Hewlett-Packard Co. v. Bausch & Lomb, Inc., C-84-20642 RPA.

CourtUnited States District Courts. 9th Circuit. United States District Courts. 9th Circuit. Northern District of California
Citation8 USPQ 2d 1179,692 F. Supp. 1118
Decision Date22 July 1988
Docket NumberNo. C-84-20642 RPA.,C-84-20642 RPA.
PartiesHEWLETT-PACKARD COMPANY, Plaintiff, v. BAUSCH & LOMB, INC., Defendant.

James P. Kleinberg, McCutchen, Doyle, Brown & Enersen, San Jose, Cal., Jon R. Stark, Holme Roberts & Owen, Denver, Colo., Jonathan A. Marshall, Pennie & Edmonds, New York City, for plaintiff.

Anne L. Enea, Ferrari, Alvarez, Olsen & Ottoboni, San Jose, Cal., Bernard D. Bogdon, Bausch & Lomb Inc., Rochester, N.Y., James W. Colbert, III, O'Melveny & Myers, Lawrence H. Pretty, Pretty, Schroeder, Brueggemann & Clark, Los Angeles, Cal., for defendant.


AGUILAR, District Judge.


This action went to trial on April 5, 1988. The case involves a suit by plaintiff Hewlett-Packard Company ("HP") for a judicial declaration that it has not infringed defendant Bausch & Lomb, Inc.'s ("B & L") United States Reissue Patent No. 31,684 (the "Yeiser reissue patent"). B & L has counterclaimed for infringement. In support of its position, HP has raised the affirmative defense of inequitable conduct. Specifically, HP contends that B & L committed inequitable conduct before the patent office in procuring the Yeiser reissue patent. This alleged inequitable conduct primarily consisted of the submission of two declarations and two affidavits in support of the reissue application which B & L knew (or absent grossly negligent conduct, should have known) contained blatantly false information.

Shortly before trial, HP filed a motion for summary judgment arguing that because the two affidavits submitted by B & L in obtaining the Yeiser reissue patent were false and were essential to the patent examiner's ruling, the reissue patent is invalid. The motion was granted from the bench on March 18, 1988. The Court ruled that Yeiser reissue patent claims 10-12 were invalid due to the falsity of the affidavits, but the Court refused at that point to nullify claims 1-9 of the reissue patent which were carried over substantially unchanged from the original and untainted patent application. On that same day, the Court sua sponte asked the parties to brief the issue of whether and under what circumstances a district court could nullify all the claims of a reissue patent in light of egregious misrepresentations contained in materials supporting an application for a reissue patent.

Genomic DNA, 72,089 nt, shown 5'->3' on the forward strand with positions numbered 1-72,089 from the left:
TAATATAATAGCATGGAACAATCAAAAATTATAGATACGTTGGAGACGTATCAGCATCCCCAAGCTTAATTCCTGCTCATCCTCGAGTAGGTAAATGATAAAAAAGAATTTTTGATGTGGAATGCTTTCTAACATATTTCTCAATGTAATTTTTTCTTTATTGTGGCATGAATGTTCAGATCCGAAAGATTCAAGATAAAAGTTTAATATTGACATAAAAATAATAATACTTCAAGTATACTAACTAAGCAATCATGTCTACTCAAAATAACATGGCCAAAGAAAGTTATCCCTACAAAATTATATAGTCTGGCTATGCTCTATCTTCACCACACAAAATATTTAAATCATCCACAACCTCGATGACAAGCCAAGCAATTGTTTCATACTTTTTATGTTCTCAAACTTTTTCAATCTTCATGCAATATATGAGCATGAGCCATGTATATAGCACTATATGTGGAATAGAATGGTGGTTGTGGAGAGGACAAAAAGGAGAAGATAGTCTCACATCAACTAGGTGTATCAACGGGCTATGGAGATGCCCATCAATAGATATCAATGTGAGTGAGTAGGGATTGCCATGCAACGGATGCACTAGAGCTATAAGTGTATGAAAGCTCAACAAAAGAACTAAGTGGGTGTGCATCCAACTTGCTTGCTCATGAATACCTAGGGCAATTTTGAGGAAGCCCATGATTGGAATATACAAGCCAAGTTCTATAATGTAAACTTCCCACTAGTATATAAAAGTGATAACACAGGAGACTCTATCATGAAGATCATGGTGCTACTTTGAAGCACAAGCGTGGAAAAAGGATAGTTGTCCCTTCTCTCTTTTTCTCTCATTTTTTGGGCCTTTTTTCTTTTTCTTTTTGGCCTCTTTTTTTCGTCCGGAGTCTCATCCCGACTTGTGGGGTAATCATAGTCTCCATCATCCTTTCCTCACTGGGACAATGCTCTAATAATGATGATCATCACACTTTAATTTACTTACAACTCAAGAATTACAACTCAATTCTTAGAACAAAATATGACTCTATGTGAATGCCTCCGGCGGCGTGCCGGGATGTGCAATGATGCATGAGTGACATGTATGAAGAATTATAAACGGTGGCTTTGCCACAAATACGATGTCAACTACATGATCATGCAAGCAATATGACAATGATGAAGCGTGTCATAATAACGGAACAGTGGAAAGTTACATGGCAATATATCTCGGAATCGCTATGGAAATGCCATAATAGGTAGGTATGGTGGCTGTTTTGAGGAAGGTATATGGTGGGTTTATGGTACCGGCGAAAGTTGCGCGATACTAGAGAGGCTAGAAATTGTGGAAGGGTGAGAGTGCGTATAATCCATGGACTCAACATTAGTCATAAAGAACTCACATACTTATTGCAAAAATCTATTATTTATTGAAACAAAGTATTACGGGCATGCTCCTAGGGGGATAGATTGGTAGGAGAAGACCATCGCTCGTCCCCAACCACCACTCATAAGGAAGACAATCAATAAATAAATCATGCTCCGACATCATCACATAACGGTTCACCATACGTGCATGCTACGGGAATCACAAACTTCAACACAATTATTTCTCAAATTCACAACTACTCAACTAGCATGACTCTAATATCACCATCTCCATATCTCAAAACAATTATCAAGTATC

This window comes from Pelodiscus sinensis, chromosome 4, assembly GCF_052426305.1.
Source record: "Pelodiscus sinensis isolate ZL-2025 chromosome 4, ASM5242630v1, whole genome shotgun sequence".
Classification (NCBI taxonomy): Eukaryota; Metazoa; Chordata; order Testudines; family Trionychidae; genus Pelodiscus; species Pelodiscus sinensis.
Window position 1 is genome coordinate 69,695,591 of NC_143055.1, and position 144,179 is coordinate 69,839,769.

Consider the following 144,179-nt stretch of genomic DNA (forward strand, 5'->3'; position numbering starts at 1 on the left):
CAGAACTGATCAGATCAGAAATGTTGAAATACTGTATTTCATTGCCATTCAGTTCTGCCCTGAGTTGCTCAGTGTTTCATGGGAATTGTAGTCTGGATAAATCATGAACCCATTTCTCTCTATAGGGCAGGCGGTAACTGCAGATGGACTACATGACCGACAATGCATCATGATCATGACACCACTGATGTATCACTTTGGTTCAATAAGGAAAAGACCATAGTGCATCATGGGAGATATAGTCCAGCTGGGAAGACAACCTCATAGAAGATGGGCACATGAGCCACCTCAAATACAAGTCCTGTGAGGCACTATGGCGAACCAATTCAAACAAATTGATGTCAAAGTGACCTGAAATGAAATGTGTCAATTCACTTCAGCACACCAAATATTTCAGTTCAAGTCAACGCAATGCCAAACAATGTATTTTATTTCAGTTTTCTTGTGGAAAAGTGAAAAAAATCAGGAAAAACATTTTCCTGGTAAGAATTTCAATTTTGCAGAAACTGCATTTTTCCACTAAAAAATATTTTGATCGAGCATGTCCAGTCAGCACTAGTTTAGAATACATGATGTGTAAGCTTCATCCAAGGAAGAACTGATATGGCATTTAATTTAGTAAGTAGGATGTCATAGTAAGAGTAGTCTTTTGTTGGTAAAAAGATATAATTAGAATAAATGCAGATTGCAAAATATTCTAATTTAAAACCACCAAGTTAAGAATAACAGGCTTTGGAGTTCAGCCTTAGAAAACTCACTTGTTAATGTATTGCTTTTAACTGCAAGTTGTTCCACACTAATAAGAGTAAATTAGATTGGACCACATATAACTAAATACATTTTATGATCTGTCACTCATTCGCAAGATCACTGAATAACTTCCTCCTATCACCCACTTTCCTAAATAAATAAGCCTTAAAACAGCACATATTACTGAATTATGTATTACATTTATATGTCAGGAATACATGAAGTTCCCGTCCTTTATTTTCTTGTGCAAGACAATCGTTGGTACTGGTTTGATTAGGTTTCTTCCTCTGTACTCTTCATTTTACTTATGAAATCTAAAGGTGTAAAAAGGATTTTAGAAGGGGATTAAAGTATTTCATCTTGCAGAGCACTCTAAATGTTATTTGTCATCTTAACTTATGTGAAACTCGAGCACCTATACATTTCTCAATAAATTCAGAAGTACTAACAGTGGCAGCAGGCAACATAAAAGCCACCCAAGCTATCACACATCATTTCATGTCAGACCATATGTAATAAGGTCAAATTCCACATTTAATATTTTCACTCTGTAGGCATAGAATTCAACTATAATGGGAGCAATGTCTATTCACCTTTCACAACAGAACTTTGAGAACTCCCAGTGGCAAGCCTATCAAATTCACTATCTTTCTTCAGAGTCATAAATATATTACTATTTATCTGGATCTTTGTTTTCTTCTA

After a two week briefing schedule, on April 1, 1988, the Court heard oral argument on the motion for summary judgment as against claims 1-9 of the reissue patent. At the conclusion of the argument, the Court denied the motion for summary judgment finding that there remained a triable issue of material fact. Specifically, there remained a factual question whether B & L intentionally deceived the United States Patent and Trademark Office ("PTO") or was grossly negligent in seeking and gaining the Yeiser reissue patent.